Il tentativo lho fatto, stimolato anche dal fatto che nel 2000 Xíngjiàn ha vinto il Nobel per la Letteratura, ci ho provato.
So I thought I might first try some short stories by him to get a sense of what I might expect whenever I do take the plunge with 'Soul Mountain'. This English language version of 'Buying a Fishing Rod for my Grandfather' contains just six stories (the original collection contains seventeen). There's a very interesting translator's note at the back of this collection that quotes Gao Xingjian as saying the following: Gao's fiction does not set out to tell a story. If you want to evoke feelings and emotions purely from language and writing, then to me that is poetry. And I absolutely believe that human emotion can be expressed through storytelling and fiction writing in general too...but for it to be considered a story, I need a plot. What immediately follows are my initial reactions to each of the stories BEFORE I read the translator's note: The Temple Upon reaching the end of the story I exclaimed 'what the actual heck was that?' I didn't like how the main character kept talking to the reader. Brought tears to my eyes Four and a half stars The Accident An accident occurs and its impact ripples through the passing strangers until it becomes almost mythical...almost like the old game of Chinese whispers where the original message gets ever more distorted as the story is related by more and more people. However, towards the end of the story the narrator started conversing with the reader, as in the first short, which I don't like but by that stage my emotions had truly been stirred. Three stars Buying a fishing rod for my grandfather The title story. Exactly what the author said I shouldn't expect as a reader from his stories is what I most longed for. Feel what it is they were feeling, what it is they want the reader to feel and to somehow translate that to a whole other language.... When I was reading these stories the language felt so natural.
I normally like that sort of writing but most of these stories didn't work for me.
This is a surprisingly enjoyable collection of simple life stories yet the lack of purpose to each left me feeling a little flat with a distinct unsatisfied feeling and wanting to know more.
Rasa penasaran setelah membaca cerpen Gao Xingjian dalam kumcer Dijual Keajaiban yang rasanya kok gitu aja? Banyak pembaca baru macam kita-kita ini akhirnya bingung saat hendak mencicipi rasa dalam karya si penulis peraih Nobel yang memilih eksil ke Prancis ini. Akhirnya, setelah menamatkan membaca seluruh cerpen di buku ini (dengan dua cerpen yang sedemikian sulit diikuti di bagian akhir), pembaca akan mengetahui jawaban tentang mengapa buku ini begini. Yang bikin terkejut dari cerpen-cerpen di buku ini adalah cara penulis bernarasi. Apa yang dilakukan Gao ini mungkin boleh-boleh saja, tetapi apakah tekniknya ini akan bisa diterima oleh pembaca, ceritanya lain lagi. Yang jelas, setelah membaca pemaparan di bab terakhir ini, saya ingin membaca ulang cerpen-cerpen di buku ini, terutama dua cerpen paling akhir yang bikin senewen itu.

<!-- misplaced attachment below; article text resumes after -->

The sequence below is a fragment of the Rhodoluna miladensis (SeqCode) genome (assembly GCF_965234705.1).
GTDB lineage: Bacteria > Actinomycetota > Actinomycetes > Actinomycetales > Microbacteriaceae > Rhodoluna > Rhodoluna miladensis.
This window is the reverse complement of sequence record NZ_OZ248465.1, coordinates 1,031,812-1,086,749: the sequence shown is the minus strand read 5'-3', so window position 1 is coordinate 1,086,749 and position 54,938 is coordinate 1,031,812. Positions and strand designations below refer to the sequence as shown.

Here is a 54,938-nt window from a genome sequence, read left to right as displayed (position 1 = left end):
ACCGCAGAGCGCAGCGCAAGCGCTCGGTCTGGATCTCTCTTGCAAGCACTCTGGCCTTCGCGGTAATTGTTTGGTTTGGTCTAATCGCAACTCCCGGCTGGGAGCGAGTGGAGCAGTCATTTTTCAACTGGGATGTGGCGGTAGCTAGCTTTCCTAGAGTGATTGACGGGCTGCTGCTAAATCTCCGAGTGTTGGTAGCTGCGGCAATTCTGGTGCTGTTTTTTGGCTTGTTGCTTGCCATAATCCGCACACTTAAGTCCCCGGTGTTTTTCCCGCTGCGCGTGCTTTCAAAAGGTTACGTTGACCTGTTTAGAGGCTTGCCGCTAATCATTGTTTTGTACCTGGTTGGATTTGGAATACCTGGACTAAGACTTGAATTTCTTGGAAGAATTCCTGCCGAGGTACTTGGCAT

And I do know thats part of the point, to bring to the worlds attention a writer whos not as well-known as he or she might be. Gao himself selected the six stories of this English-language version of Buying a Fishing Rod for My Grandfather. I came to this with no preconceptionsI didnt know if these were going to be contemporary stories or have a period settingbut I was pleased to find them all set in present day China (or at least China as it was in the eighties) although there is some looking back to, as the narrator of the first story, The Temple, puts it, those catastrophic years in this country, our families suffered through many misfortunes, and to some extent we still resented our generations fate. Theyre looking for sights to see but the only thing locally is a building known as the big temple although in reality its not very big but then everythings relative. In the Park is a good story to follow The Temple and arguably the best in the book. Again we have a couple but this time its a couple who didnt get together and whove met years later but struggle to connect and their conversationthe story is written almost completely in dialogue with no speech tagskeeps going down cul-de-sacs: Lets talk about something else. While theyre sitting there trying to find common ground they notice a girl waiting, presumably for her beau, and this provides them with a topic they can discuss but it also leads them into dangerous waters and the reunion doesnt end up going as well as I expect either had hoped it will. It was a story that couldve happened in any park across the globe. In Cramp a man has swum out further than was wise and, gets cramp and, as the sun begins to set is in real danger of drowning:White-crested waves on the ink green sea. The Accident documents what happens whenand, more importantly, aftera bus hits a cyclist:A bicycle fitted with an extra wheel for a baby-buggy with a red-and-blue checkered cloth shade is crossing diagonally from the other side of the road, and a man is riding it. Each generation is getting worse, the man was wasting his time bringing up the son! In the title story, a man sees a fiberglass fishing rod in a store window and is reminded of the times he went fishing and hunting with his grandfather. At first this felt like it was going to be a straightforward story: man sees rod, gets nostalgic, buys the rod and presents it to his grandfather. And that is what appears to be happening only when he gets to his hometown everythings changed:I find an older man and ask him where the lake used to be. If I know where the lake was, it will be easy to find the stone bridge, and when I find the stone bridge, it will be easy to find Nanhu Road, and when I find Nanhu Road, Ill be able to feel the way to my old home. In her review in The Guardian Julia Lovell has this to say about this story: Buying a Fishing Rod for my Grandfather, is intriguingly framed as a self-delusory nostalgia trip, but collapses into Gao's ponderous version of western modernism-by-numbers: surreal juxtapositions of time and place, stream of consciousness, a fragmented narrative voice locked into tediously self-analytical conversation with itself. Actually once you get to the end of the story you do realise whats been happening here and it all starts to make more sense but it will throw you. Worse is the final piece, In an Instant, which traces the lives of three people on a typical day.